Ain’t Dead Yet is a novel based on the real person of Orrin Porter Rockwell. Better known as Porter, Rockwell holds the curiosity, admiration and sometimes even the shame of millions of LDS people. His grave site, more than a century after his death in 1878, remains one of the most visited grave sites in Salt Lake City, surpassing and rivaling Mormon Church leaders. He stands as an early pillar of the fledgling faith yet he became known for his swearing, drinking, and readiness to “use a man up”. Feared by visitors and loved by the citizenry, Rockwell is the beloved and hated Bad Boy of Mormon and Intermountain West history.
Extensive and successful works have been written to document Rockwell’s life, some fictionalized. However, author Mike M Jensen believed there remained more to be said of how Porter thought, what he felt, and more of the man behind the history. He chose to place the real man, as he understood him from his own reading, into a fictionalized story and then ride along, exploring and showcasing the character within. The result is Ain’t Dead Yet.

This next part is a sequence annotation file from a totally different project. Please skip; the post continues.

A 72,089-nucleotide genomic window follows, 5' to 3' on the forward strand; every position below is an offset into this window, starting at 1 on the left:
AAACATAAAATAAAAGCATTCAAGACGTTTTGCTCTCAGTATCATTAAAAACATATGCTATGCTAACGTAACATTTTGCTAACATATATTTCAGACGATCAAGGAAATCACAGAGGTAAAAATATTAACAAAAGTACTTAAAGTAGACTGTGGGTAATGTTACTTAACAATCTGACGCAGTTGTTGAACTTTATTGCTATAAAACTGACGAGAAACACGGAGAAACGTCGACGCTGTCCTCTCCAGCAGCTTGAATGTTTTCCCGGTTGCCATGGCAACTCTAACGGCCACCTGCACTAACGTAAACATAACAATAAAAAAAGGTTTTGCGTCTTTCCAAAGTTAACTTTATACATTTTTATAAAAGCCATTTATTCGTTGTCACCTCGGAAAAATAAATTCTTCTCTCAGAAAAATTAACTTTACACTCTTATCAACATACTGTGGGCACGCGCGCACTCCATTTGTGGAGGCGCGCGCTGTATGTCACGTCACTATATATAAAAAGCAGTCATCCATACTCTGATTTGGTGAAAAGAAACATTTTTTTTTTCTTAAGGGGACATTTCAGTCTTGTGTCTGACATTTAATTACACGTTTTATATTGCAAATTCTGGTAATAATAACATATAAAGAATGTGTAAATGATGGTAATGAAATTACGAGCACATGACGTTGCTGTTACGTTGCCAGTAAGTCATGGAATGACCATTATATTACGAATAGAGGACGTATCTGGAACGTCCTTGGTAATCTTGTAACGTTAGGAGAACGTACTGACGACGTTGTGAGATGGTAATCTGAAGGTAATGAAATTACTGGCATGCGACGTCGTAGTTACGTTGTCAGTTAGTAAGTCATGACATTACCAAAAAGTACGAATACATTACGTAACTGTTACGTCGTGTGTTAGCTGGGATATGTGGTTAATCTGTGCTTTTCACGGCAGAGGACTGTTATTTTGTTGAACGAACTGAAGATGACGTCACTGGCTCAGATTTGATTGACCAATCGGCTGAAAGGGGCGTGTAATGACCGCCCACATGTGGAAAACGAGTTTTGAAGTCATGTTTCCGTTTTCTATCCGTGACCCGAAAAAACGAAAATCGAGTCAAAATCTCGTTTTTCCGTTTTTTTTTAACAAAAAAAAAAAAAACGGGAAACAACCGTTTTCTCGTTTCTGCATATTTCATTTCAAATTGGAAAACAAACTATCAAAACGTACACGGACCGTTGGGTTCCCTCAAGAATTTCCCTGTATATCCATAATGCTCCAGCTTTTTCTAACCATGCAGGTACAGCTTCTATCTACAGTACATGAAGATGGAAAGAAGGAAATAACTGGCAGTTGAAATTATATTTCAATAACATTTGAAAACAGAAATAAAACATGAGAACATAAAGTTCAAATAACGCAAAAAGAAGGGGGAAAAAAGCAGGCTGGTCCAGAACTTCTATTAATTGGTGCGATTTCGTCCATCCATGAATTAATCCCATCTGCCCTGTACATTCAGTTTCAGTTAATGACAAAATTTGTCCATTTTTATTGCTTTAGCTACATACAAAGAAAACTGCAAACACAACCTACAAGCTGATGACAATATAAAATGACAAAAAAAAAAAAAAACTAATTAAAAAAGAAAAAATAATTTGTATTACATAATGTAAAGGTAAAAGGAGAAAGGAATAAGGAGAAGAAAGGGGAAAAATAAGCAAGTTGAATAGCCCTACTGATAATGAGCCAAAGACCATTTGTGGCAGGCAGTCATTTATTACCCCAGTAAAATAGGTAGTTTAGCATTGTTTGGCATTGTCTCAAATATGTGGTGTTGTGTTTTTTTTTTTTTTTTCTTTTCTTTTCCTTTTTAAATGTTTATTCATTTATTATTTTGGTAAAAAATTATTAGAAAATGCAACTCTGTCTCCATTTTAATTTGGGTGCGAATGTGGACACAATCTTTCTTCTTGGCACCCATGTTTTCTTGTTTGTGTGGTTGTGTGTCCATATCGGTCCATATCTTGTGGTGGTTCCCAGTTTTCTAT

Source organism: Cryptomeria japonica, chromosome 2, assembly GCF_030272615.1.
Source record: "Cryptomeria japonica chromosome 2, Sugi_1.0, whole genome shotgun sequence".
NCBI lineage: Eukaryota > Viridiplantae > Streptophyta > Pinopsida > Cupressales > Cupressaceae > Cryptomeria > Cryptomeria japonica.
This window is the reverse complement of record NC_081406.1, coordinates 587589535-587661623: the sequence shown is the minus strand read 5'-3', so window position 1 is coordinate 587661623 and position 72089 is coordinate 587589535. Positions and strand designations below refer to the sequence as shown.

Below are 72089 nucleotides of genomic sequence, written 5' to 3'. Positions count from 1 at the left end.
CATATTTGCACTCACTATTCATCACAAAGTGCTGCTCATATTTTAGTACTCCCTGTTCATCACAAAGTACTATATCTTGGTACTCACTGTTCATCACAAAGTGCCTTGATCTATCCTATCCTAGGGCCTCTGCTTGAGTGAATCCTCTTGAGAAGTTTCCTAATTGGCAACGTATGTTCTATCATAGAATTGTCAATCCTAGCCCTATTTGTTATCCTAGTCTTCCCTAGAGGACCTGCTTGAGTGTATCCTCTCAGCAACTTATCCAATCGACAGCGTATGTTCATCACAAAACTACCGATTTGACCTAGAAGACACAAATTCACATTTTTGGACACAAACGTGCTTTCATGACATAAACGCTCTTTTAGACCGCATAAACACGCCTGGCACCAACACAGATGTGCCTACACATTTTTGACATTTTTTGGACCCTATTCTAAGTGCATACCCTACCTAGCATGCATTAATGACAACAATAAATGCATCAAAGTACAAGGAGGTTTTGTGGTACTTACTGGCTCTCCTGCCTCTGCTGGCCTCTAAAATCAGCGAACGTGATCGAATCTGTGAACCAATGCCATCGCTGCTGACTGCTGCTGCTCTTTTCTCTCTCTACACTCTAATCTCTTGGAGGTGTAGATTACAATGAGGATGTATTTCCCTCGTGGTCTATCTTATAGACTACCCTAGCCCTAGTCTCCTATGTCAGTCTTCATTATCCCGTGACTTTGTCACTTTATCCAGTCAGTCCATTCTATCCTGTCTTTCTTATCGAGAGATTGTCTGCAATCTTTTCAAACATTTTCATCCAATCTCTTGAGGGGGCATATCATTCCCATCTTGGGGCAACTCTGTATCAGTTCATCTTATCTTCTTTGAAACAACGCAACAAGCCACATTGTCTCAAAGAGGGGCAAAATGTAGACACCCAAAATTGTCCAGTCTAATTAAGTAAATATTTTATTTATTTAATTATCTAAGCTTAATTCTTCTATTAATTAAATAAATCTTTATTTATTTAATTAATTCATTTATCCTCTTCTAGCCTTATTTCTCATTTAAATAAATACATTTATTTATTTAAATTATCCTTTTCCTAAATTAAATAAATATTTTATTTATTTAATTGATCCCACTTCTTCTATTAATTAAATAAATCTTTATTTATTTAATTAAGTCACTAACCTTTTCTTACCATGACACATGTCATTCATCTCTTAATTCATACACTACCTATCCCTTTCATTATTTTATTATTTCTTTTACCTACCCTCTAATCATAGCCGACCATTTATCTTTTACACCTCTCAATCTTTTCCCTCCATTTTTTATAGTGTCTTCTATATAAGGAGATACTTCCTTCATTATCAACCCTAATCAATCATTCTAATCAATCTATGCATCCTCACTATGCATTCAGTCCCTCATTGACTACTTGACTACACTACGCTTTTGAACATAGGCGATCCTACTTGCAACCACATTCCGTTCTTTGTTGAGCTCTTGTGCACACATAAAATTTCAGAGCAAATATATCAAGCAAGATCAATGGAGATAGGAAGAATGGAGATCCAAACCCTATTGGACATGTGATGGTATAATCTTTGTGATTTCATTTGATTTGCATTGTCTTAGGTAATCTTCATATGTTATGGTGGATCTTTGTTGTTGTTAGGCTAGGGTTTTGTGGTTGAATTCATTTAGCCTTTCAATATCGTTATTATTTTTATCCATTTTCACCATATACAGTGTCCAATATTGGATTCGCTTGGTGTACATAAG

The story swirls around the promise made to Rockwell by Joseph Smith, the founder of the Mormon Church. Smith stated that so long as Rockwell never cut his hair, he would never be killed by blade or bullet. Rockwell ceased to cut his hair and the knowledge of the promise spread through the years to the point that many believed he might never die and others wished to challenge the veracity of such a claim. How does one deal with such a declaration? How much stock can one put into such a belief when one’s own life is the proof? What if it becomes your job to put that life on the line?
Only six characters in the story, Rockwell, his wife Mary Ann, Brigham Young, Frank Worrell, Sherriff Backenstos and Judge Drummond, retain their actual names. Many locations are real and some situations anchored in historical truth but the specific events are entirely fictional.
Beginning with the first challenger of the “Promise” losing his bid, Rockwell becomes a target for family revenge and the center of the crazy political struggles of early Utah history. Along with negotiating as Deputy Marshall with the native Ute Indian tribe to stop problems between them and the early immigrant settlers, Rockwell finds himself on his own search for revenge when a neighbor is shot for information of Rockwell’s whereabouts. Before revenge can be attained by either party, hired bounty hunters draw Rockwell into a high mountain game of chase, filled with plenty of firepower and rugged chess-like strategy. Alternating loyalties, ruthless pursuit, prayerful moments, and numerous one liners, play out to a fight to the finish and final confrontation before Rockwell can return home.
Length: Approximately 63, 000 words.